Friday 15 August 2014

A Two-Pronged Approach for Establishing a KM Program

There is a very interesting article by Ron Bascue in the 2011 Fall edition of the US Army KM newsletter, about a two-pronged approach to delivering a Knowledge Management strategy.

Image from wikipedia
Ron makes the good point that Knowledge Management needs to be a strategic long term program of change, based on thorough assessment and analysis, but at the same time people need to see short term progress. This also has the benefit of helping people see KM in action, and understand the value it brings. As Ron says;
"Getting to a fully developed KM strategy takes significant time. And while the assessment and strategy development process is going on, the parent organization is moving forward while the clock is ticking on the KM organisation to show its value."
So Ron recommends a two-pronged strategy to address this issue.
"Our approach incorporates two lines of effort; one a strategic development effort and the other focused on providing immediate tangible results - a series of quick wins".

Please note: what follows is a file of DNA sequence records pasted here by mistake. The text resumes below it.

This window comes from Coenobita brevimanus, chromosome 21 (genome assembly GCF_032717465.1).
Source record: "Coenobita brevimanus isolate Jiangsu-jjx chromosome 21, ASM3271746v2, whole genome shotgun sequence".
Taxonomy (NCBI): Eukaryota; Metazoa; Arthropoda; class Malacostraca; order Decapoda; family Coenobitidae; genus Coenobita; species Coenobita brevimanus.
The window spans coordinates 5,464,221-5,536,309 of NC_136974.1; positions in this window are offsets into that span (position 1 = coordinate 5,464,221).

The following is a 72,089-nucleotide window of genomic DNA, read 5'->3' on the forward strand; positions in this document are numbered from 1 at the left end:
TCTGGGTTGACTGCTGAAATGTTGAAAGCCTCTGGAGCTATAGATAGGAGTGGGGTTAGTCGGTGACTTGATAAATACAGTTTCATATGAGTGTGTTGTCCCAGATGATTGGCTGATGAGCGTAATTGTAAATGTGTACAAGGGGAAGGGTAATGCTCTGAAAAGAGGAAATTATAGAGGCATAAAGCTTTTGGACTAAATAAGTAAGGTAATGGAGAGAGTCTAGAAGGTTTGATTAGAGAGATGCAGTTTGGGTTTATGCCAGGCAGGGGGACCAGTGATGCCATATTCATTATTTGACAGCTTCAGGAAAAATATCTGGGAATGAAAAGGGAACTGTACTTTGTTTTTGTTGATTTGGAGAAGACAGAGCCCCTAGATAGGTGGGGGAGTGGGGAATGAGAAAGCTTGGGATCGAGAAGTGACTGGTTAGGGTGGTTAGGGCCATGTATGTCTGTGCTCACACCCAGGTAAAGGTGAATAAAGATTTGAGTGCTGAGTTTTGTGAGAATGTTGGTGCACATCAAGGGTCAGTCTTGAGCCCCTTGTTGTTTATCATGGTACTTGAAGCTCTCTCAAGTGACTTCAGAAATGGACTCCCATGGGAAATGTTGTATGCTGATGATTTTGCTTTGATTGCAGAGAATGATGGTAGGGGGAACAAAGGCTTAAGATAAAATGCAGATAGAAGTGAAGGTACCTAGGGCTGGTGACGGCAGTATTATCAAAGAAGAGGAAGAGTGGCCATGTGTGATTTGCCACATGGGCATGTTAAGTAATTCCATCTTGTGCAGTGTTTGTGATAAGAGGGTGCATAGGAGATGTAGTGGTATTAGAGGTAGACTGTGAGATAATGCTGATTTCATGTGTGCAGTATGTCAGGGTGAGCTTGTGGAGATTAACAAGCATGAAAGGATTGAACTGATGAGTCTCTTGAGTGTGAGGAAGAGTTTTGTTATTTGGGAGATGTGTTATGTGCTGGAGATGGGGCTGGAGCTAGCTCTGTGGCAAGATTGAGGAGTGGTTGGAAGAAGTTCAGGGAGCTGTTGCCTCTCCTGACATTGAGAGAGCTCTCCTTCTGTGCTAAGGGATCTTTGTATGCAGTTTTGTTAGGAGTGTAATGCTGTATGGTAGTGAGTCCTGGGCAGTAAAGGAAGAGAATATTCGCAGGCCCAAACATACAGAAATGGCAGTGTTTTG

Ron recommends Kaizen events as a way to deliver the quick wins, each of which should solve a business problem or improve an internal process. However a number of Knowledge Management processes can be used, depending on the nature of the problem to be solved; After Action Reviews for improving team delivering, Retrospects for capturing team lessons, Communities of Practice for improved knowledge sharing, Peer Assists for bringing knowledge into projects, Knowledge Assets for creating knowledge resources, and so on.

Ron's two-pronged approach is also what Knoco recommends.

We refer to the Quick Wins as "Proof of concept" events; small interventions with a Knowledge Management tool or process during the Strategy Creation phase, just so that people can see KM in action, and realise that "Yes, it can work here. No, it's not all smoke and mirrors. Now I understand".

However even after the strategy is complete, the KM team needs to continue to solve business problems. However rather than small proof of concept exercises, you move on to larger scale Pilot Projects as part of the Implementation program.

By solving business problems, the KM team continue to show the value, and engage people in the process without requiring them to buy in at strategic level.

Follow Ron's advice (and ours) - make pilots and "proofs of concept" part of your Knowledge Management strategy.

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